11 Comments

  1. Is it just me or does this make him sound almost amateur? I know of course he is a legend but it’s undeniable this track is full of mistakes and bad timing that is usually hidden by the other layers. If I recorded this myself I would be embarassed for others to hear it. A person playing guitar for a year can play better than this.

    1. You know, I had the same reaction. I’m disappointed in myself when I’m practicing and do some of those things. But you can’t argue with the quality of the finished product. So, I guess in the end hearing this gives me hope and encouragement for my own guitar playing.

  2. I wouldn’t go as far as to say a person playing a year could play this, though with a lot of work maybe possible. But as someone who has devoted their life to playing the guitar for the past 18 plus years, the isolated track does indeed sound rather sloppy. Sure the timing is off on some parts and some of the bends miss their mark and can sound pretty terrible. But then again the players back then were less technical and much more raw, which I also feel is something very common among those with old school blues backgrounds such as Clapton. But let’s factor in at least that this man was probably high on coke and a few other things while he performed this on that note I think it aint half bad.

  3. If you think that that playing is amateurish, you are obviously not a guitar player.

    1) If a “mistake” gets lost in the mix is it really a mistake?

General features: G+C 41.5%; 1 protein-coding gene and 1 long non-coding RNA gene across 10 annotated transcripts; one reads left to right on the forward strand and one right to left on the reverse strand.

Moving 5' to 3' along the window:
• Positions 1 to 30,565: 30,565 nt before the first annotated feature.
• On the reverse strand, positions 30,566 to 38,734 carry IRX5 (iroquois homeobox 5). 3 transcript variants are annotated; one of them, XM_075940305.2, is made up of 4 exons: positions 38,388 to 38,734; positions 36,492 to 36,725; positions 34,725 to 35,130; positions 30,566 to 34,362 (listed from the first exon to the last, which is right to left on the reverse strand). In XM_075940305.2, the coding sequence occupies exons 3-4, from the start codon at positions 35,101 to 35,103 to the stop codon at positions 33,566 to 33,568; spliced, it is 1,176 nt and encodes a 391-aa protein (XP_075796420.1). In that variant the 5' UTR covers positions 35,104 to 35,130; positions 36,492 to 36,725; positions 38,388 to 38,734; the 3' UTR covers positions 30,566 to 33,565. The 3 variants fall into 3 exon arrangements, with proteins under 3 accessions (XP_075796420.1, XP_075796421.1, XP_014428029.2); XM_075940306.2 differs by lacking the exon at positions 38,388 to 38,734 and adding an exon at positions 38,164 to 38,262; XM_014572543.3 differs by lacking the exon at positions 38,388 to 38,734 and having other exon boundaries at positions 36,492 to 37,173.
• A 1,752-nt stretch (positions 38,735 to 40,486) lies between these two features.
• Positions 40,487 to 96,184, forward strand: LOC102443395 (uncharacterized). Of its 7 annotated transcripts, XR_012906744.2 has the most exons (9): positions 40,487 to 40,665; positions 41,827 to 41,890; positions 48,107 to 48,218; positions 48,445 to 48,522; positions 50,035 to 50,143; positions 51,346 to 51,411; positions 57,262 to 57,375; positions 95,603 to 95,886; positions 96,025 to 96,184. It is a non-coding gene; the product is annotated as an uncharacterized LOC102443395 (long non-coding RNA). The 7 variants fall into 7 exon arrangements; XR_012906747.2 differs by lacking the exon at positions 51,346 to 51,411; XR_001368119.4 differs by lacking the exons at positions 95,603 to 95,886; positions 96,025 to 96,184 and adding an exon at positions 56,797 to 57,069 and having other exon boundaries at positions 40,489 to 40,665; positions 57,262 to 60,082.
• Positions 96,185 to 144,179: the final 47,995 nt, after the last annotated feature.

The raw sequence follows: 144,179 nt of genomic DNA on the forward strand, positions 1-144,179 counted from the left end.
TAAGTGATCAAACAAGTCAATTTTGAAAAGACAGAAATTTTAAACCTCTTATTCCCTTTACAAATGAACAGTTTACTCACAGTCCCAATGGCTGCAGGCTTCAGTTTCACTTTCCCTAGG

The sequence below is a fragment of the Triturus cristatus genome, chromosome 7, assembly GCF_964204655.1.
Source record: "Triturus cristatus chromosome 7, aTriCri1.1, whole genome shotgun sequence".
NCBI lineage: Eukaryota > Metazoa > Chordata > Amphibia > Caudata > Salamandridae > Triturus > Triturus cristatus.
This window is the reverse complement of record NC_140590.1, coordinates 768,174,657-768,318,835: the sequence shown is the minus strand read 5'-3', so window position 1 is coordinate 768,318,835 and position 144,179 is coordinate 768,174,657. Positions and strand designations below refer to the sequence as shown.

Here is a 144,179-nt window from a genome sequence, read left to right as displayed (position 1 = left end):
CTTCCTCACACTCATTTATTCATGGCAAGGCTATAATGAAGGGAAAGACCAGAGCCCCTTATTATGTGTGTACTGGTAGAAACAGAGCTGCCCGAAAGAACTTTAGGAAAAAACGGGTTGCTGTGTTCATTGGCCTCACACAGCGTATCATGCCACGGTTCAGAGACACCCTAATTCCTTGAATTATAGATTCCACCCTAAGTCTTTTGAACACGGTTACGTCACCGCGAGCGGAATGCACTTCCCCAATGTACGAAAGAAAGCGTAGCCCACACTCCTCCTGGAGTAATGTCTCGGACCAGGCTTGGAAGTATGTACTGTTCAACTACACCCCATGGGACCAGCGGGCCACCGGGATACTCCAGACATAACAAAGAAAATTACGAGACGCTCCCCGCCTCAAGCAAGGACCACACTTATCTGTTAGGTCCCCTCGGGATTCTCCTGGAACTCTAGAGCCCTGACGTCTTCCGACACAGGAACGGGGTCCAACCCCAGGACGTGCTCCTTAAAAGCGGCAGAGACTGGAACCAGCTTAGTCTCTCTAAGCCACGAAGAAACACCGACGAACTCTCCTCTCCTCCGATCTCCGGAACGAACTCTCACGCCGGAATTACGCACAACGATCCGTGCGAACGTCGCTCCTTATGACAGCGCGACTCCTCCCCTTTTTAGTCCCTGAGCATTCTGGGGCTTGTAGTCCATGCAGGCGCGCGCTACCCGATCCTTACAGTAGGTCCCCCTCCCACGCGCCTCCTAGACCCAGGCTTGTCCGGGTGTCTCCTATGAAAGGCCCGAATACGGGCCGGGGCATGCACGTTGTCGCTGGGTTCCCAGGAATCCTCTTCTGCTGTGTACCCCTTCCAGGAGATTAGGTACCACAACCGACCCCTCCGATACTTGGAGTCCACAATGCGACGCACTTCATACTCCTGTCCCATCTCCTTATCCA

2) If your guitar work was featured prominently on one of the Greatest Guitar Songs, does it make sense to listen to it in terms of its flaws?

    My point is that musicality means a whole lot more than perfect intonation, rhythm, and pitch. Yes, good music will contain a certain degree of all those things, but they are not all necessary to the same degree at all times.

    I think the most important lesson I took from high school band was that as a musician, your ONLY job is to make everyone else sound better. That is true of the spazkids stuck in the percussion pit all the way u[p through legenday opera divas.

    Clapton’s track is a perfect meditation on this. WMGGW is one of the finest songs recorded by the Beatles, and its musicality transcends the “mistakes and bad timing” laid bare when heard in isolation. Why is that? What is Clapton doing that other musicians, amateur or otherwise, don’t?

  4. I think that’s called improvisation. A lesser musician might practice the parts until they’re prefect, extracting the magic in the process.

  5. 1. “My three year old can make a painting just like that Pollack.” But she didn’t.
    2. When Picasso scribbles a doodle on a scrap of paper, it’s still a Picasso and you recognize it as such.
    3. Clapton and Harrison created this piece of music to fit the whole. An amateur would likely be copying someone else’s music.

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